When looking into our energy sources, it is important to understand that we have two primary energy uses that come from different sources. One major energy use is transportation (cars, shipping, trains, airplanes, etc.). Transportation is powered almost exclusively on petroleum. The other major energy use is electricity to power our houses, office buildings, etc. Electricity has traditionally derived from a mix of sources including coal, hydroelectric, nuclear and natural gas.

The move to electric powered transportation will alter this balance and increase our electricity needs while decreasing our petroleum needs (unless we start using more petroleum to generate electricity).

There are a number of new alternative energy sources that are being developed that are designed to tap into natural energy along the coasts and in the oceans to create electricity. These include wind, tidal, wave and current energy. All of these sources hold the promise of creating domestically available renewable and clean energy that could also support economic development along the coasts. However, there are many questions and concerns about ocean energy, including potential impacts to ocean recreation, nearshore ecology, coastal processes, public safety, aesthetics, and fishing access.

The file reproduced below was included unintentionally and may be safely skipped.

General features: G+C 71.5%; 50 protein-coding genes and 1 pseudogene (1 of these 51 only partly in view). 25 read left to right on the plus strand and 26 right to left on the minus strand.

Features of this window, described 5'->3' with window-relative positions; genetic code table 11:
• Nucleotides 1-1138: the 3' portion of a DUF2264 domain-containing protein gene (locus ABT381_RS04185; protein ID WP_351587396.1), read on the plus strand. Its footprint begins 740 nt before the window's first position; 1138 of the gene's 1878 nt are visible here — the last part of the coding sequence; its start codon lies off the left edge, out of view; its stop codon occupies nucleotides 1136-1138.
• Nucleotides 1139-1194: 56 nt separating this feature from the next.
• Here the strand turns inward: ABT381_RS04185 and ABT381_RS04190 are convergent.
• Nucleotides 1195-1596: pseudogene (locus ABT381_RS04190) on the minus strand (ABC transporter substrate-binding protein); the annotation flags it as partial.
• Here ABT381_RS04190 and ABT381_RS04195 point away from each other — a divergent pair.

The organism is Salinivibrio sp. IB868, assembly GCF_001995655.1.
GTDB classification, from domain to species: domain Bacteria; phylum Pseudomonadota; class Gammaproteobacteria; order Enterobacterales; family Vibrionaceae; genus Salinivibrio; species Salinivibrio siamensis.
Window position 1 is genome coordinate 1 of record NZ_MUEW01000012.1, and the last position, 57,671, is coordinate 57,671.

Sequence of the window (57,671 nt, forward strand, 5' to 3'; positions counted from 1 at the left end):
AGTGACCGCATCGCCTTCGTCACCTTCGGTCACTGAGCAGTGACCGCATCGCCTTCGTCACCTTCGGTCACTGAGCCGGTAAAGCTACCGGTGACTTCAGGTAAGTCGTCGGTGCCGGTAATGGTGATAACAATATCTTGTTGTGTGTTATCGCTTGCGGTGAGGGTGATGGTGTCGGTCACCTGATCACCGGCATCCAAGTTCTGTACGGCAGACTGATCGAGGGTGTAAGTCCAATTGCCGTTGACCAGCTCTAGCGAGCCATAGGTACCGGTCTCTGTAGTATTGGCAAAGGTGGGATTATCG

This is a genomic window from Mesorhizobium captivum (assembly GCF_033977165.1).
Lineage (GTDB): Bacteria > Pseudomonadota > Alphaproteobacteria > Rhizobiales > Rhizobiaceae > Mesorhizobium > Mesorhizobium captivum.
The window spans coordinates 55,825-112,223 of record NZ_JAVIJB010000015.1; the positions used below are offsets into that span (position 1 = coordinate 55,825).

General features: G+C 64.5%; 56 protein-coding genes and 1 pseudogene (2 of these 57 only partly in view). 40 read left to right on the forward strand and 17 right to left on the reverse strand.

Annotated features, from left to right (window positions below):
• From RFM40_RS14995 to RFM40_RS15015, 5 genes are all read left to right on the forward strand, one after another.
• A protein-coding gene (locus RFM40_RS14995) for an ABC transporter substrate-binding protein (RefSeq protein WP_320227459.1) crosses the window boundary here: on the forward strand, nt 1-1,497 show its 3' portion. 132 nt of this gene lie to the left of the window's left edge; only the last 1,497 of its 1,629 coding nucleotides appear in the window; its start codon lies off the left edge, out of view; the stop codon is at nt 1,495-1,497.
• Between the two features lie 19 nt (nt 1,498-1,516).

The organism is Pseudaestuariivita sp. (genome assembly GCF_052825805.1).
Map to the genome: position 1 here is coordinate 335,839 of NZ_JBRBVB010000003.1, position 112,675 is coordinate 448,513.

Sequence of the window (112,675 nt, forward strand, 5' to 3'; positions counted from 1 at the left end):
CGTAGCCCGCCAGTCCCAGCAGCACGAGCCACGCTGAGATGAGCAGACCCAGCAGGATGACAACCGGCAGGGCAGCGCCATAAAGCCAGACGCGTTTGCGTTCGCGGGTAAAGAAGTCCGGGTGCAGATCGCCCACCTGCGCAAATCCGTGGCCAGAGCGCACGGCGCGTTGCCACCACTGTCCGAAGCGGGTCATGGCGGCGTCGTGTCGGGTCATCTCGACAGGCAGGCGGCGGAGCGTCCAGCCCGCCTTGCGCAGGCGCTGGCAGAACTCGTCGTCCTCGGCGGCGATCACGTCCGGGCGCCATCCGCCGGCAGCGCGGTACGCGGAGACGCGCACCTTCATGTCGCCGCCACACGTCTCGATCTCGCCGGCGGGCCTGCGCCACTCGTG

The conflict between supporting clean, renewable energy sources and working to protect the coast from potential impacts presents us with a challenge. It would be easy to succumb to a “Not In My Back Yard” (NIMBY) mentality and just say no to these projects. But by saying no to these projects we are inherently saying yes to some other source of energy that may have negative global ramifications (e.g. coal). The question remains, how can we support clean energy sources along the coasts while minimizing their impacts to our oceans, waves and beaches.

We believe the answer is to constructively participate in project planning and to promote a set of “best practices” to ensure that these impacts are minimized to the fullest extent possible

In this series, we will explore efforts to open new areas to offshore drilling and innovative technologies such as wave energy, wind power, tidal and current energy. We will describe how they work, what the state of the technology is, and how they may impact the coast.

We hope you will join in this conversation. Comment below.